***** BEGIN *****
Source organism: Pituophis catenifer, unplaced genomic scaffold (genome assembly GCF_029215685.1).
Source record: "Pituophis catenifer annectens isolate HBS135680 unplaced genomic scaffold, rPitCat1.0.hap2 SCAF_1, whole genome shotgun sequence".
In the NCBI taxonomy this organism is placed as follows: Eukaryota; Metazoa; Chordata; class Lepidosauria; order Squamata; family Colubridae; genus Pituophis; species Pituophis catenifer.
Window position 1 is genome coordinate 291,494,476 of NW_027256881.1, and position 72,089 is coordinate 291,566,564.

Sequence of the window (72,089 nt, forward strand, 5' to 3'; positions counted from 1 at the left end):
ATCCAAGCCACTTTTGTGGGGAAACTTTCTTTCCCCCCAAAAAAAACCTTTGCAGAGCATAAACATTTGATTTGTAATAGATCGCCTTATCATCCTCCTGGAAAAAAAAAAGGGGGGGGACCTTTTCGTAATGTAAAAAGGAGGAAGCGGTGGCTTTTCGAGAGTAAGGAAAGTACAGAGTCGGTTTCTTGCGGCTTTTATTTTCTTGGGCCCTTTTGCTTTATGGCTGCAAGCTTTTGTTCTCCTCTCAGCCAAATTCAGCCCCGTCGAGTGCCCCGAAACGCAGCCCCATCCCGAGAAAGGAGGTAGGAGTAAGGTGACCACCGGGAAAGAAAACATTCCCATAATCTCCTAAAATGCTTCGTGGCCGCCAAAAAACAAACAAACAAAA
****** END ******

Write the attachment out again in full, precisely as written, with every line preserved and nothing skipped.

Source organism: Pituophis catenifer, unplaced genomic scaffold (genome assembly GCF_029215685.1).
Source record: "Pituophis catenifer annectens isolate HBS135680 unplaced genomic scaffold, rPitCat1.0.hap2 SCAF_1, whole genome shotgun sequence".
In the NCBI taxonomy this organism is placed as follows: Eukaryota; Metazoa; Chordata; class Lepidosauria; order Squamata; family Colubridae; genus Pituophis; species Pituophis catenifer.
Window position 1 is genome coordinate 291,494,476 of NW_027256881.1, and position 72,089 is coordinate 291,566,564.

Sequence of the window (72,089 nt, forward strand, 5' to 3'; positions counted from 1 at the left end):
ATCCAAGCCACTTTTGTGGGGAAACTTTCTTTCCCCCCAAAAAAAACCTTTGCAGAGCATAAACATTTGATTTGTAATAGATCGCCTTATCATCCTCCTGGAAAAAAAAAAGGGGGGGGACCTTTTCGTAATGTAAAAAGGAGGAAGCGGTGGCTTTTCGAGAGTAAGGAAAGTACAGAGTCGGTTTCTTGCGGCTTTTATTTTCTTGGGCCCTTTTGCTTTATGGCTGCAAGCTTTTGTTCTCCTCTCAGCCAAATTCAGCCCCGTCGAGTGCCCCGAAACGCAGCCCCATCCCGAGAAAGGAGGTAGGAGTAAGGTGACCACCGGGAAAGAAAACATTCCCATAATCTCCTAAAATGCTTCGTGGCCGCCAAAAAACAAACAAACAAAA